The above chart shows that the belly of the curve (7-10 year treasuries) have been selling off since the mid-spring. Prices for the ETF have dropped from 108 to 100, leading to a rise in interest rates. Overall, we're seeing a large sell-off from foreign investors:
Figures released from the Treasury on Thursday showed that outflows of longer-term US securities, which include government debt as well as equities, reached $66.9bn in June. Foreign investors sold $40.8bn worth of Treasury bonds, the highest monthly sell-off on record, according to data from the so-called “TIC report”.
Here is a chart of the 10-year treasury rate from the St. Louis Fed:
Rates have risen over 100 basis points in the last 6-7 months, which is bleeding through to the mortgage market. This rate increase is hitting the home buying market:
Following four consecutive months of improvement, builder confidence in the market for newly built, single-family homes held unchanged in September with a reading of 58 on the National Association of Home Builders/Wells Fargo Housing Market Index (HMI), released today.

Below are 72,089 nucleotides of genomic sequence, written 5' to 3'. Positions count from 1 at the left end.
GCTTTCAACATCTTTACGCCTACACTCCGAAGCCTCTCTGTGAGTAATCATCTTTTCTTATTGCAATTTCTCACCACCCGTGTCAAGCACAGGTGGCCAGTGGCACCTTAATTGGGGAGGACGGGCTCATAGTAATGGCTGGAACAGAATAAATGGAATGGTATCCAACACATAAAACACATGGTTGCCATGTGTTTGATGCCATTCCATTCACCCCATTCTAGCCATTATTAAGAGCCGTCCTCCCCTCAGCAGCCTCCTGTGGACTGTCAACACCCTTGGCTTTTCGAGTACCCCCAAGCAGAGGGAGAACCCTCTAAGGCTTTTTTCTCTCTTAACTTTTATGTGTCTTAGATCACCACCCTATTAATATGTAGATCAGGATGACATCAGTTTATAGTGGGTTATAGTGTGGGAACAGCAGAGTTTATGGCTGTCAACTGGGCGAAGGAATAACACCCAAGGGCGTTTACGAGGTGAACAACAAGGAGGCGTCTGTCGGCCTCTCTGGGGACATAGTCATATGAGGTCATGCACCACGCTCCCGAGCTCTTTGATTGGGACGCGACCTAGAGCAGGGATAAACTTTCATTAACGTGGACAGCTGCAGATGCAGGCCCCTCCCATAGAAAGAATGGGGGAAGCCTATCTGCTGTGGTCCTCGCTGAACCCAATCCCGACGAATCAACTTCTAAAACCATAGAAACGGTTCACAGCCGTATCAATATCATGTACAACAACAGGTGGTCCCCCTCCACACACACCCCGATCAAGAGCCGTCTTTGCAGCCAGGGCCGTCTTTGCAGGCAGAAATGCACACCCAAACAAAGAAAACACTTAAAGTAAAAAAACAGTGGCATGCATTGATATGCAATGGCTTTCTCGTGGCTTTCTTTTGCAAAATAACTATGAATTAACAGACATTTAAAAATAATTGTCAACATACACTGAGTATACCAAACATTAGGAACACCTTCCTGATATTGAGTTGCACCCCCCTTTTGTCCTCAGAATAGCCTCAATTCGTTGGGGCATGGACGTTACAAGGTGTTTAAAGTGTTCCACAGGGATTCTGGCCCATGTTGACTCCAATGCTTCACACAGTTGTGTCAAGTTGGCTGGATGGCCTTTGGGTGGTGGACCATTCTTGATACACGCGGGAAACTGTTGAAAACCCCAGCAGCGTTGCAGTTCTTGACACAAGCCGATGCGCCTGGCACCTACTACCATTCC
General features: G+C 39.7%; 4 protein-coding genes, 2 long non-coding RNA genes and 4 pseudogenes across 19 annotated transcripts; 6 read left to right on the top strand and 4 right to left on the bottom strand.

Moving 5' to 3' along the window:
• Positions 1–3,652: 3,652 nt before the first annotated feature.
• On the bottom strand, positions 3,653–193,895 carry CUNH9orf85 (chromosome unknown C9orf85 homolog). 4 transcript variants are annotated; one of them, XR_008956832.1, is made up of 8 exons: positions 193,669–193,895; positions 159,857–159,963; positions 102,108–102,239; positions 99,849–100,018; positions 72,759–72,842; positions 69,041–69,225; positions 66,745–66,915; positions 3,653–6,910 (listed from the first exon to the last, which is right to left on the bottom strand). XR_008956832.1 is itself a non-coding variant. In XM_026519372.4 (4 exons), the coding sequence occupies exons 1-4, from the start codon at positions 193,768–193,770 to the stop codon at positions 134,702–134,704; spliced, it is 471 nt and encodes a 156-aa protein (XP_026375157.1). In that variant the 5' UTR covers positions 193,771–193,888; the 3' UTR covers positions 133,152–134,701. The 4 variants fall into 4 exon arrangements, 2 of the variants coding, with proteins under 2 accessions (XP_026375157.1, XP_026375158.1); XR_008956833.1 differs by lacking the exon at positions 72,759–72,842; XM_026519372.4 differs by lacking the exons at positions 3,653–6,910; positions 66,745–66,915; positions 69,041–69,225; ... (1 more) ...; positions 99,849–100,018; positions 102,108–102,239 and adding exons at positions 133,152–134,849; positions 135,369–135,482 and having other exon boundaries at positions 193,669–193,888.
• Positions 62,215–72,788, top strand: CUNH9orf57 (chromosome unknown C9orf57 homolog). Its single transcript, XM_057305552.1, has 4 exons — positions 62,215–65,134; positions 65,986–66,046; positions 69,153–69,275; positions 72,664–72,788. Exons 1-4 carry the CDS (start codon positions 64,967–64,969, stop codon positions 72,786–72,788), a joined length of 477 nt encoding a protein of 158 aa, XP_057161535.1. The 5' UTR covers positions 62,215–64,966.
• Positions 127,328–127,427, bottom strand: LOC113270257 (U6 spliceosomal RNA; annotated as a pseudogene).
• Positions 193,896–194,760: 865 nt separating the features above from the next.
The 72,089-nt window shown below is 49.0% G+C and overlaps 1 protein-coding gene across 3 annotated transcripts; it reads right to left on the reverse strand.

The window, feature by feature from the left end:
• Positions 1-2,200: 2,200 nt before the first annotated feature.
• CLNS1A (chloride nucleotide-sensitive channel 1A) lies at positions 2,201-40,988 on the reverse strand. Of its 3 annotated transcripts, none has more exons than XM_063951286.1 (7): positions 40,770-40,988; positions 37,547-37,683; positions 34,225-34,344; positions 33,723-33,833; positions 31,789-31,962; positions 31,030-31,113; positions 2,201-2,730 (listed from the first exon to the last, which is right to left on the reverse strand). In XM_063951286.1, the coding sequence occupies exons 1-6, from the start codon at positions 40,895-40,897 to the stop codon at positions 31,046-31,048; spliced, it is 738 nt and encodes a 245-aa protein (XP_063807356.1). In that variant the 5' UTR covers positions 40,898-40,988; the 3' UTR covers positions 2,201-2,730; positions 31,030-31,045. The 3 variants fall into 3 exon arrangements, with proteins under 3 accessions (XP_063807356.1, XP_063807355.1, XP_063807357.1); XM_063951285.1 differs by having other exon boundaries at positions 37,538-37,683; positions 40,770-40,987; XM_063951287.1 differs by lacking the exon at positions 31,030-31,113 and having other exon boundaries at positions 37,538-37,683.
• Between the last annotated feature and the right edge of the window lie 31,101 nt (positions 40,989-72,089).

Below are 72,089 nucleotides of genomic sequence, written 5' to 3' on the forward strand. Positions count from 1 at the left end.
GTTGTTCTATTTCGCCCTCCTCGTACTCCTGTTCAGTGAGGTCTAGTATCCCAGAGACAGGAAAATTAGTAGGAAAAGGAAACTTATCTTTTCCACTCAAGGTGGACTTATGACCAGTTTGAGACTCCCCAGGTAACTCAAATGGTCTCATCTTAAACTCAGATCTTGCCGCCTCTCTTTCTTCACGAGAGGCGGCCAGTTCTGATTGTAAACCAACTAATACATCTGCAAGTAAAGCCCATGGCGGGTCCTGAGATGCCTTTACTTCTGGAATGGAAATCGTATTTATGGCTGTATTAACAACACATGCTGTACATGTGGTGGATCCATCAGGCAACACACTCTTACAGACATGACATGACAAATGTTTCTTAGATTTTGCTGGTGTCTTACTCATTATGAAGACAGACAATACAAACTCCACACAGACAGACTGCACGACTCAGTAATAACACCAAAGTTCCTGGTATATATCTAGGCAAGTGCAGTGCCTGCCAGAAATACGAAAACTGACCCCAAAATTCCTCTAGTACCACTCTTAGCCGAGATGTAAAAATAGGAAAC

“While builder confidence is holding at the highest level in nearly eight years, many are reporting some hesitancy on the part of buyers due to the sharp increase in interest rates,” said NAHB Chairman Rick Judson, a home builder from Charlotte, N.C. “Home buyers are adjusting to the fact that, while mortgage rates are still quite favorable on a historic basis, the record lows are probably a thing of the past.”
“Following a solid run up in builder confidence over the past year, we are seeing a pause in the momentum as consumers wait to see where interest rates settle and as the headwinds of tight credit, shrinking supplies of lots for development and increasing labor costs continue,” noted NAHB Chief Economist David Crowe.